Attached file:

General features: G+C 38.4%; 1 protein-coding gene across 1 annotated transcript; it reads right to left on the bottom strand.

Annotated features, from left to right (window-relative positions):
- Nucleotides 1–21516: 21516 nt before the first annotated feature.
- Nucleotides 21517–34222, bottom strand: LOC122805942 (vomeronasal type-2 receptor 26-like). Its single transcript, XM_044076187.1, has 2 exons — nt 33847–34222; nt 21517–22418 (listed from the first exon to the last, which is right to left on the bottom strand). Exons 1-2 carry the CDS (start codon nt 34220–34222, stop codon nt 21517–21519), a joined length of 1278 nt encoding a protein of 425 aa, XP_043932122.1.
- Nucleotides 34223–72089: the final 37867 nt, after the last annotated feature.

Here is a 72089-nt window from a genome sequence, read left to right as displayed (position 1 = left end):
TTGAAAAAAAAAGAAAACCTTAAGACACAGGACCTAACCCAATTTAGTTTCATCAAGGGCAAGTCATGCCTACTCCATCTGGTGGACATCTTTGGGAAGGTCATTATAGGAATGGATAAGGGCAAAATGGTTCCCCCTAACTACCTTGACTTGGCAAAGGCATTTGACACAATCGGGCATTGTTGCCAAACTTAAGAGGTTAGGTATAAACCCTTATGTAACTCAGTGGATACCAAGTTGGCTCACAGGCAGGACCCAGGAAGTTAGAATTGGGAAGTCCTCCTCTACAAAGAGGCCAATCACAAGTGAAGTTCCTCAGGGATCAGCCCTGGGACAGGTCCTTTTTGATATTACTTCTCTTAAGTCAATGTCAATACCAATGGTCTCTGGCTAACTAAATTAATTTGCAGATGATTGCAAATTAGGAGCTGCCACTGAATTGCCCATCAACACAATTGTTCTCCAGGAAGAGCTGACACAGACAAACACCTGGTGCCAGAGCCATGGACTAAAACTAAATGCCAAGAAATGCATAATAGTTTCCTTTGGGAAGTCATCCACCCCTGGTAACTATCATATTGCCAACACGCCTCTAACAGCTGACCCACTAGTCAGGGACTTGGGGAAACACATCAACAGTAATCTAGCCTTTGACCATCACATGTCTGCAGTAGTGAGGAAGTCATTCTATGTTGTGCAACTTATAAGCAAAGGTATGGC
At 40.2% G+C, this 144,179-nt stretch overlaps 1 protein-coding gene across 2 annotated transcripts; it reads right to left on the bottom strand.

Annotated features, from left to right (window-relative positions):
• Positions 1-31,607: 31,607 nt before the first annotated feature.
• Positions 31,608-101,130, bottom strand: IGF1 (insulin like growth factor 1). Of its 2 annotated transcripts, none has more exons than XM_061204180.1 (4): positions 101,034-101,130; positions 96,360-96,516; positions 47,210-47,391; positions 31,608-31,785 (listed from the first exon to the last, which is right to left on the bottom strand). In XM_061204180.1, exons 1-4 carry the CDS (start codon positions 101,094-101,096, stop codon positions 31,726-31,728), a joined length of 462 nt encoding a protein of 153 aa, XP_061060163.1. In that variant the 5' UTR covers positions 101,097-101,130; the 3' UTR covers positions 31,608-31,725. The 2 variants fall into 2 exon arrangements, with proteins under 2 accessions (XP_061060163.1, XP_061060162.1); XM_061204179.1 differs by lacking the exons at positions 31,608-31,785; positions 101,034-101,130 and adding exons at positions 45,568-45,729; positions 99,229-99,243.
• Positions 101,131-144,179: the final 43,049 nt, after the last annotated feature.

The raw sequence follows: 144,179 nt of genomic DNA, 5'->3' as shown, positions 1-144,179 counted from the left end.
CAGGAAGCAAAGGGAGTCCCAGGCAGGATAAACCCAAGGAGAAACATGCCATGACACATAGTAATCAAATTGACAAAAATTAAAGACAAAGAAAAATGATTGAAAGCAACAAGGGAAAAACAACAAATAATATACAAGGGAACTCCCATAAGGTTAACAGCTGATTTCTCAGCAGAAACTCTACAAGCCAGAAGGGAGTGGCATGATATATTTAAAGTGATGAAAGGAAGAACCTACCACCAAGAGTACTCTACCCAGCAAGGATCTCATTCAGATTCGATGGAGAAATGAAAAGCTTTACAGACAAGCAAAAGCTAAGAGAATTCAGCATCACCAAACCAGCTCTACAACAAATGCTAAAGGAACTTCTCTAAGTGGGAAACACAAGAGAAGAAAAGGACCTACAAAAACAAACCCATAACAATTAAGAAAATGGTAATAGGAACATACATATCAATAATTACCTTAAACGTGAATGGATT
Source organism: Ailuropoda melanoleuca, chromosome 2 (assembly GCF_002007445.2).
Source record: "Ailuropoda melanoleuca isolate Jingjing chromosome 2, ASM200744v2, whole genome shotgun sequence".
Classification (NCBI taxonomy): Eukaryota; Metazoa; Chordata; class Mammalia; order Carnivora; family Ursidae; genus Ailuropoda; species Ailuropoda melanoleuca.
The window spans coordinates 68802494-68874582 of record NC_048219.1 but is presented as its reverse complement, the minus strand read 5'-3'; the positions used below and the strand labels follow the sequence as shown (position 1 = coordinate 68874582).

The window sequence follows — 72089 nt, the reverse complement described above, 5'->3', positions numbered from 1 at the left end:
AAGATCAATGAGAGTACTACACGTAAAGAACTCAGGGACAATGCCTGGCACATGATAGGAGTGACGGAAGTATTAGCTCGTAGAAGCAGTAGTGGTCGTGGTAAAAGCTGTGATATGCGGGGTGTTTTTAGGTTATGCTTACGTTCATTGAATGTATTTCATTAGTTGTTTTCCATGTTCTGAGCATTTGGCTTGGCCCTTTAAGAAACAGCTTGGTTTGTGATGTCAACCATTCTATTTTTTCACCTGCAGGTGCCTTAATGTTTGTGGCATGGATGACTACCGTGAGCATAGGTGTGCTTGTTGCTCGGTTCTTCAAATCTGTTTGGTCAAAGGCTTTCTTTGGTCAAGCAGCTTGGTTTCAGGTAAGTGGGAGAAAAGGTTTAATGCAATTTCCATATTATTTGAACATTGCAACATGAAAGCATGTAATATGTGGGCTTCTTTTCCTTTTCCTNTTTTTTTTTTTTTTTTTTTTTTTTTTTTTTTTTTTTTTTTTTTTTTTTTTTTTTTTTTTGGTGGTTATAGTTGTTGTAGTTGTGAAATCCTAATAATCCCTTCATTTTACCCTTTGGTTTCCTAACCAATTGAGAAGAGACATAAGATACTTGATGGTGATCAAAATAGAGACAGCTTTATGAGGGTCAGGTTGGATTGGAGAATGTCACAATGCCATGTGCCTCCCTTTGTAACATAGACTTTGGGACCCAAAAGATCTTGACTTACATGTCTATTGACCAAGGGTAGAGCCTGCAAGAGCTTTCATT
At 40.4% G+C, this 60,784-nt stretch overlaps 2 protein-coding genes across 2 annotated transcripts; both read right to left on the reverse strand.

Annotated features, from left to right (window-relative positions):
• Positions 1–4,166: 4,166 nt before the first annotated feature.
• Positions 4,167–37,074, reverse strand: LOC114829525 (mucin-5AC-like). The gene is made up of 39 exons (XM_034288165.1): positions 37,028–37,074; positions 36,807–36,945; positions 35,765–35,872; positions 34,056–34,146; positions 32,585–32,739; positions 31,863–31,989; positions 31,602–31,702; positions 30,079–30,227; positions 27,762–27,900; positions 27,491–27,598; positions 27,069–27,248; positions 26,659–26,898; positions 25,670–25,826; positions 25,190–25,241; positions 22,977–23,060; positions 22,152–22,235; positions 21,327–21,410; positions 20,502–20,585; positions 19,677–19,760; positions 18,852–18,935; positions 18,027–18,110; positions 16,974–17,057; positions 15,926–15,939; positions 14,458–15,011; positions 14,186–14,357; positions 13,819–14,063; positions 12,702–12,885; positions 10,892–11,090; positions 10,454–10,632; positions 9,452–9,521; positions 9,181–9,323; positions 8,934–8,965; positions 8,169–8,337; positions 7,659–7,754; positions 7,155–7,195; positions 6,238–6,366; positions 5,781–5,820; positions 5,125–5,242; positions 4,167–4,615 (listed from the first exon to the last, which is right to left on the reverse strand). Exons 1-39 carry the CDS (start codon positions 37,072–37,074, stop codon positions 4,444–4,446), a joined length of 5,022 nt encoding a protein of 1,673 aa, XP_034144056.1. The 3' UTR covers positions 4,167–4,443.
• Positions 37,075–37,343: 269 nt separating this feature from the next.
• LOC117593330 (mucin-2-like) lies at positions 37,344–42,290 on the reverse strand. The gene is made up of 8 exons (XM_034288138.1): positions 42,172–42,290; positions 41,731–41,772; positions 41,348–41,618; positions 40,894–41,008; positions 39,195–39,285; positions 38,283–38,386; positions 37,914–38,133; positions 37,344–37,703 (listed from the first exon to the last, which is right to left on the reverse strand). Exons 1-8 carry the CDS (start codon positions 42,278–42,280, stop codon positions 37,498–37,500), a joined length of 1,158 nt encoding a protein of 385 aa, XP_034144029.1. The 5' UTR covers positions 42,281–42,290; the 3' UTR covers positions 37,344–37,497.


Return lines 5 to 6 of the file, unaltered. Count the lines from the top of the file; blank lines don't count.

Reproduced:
- Nucleotides 34223–72089: the final 37867 nt, after the last annotated feature.

Here is a 72089-nt window from a genome sequence, read left to right as displayed (position 1 = left end):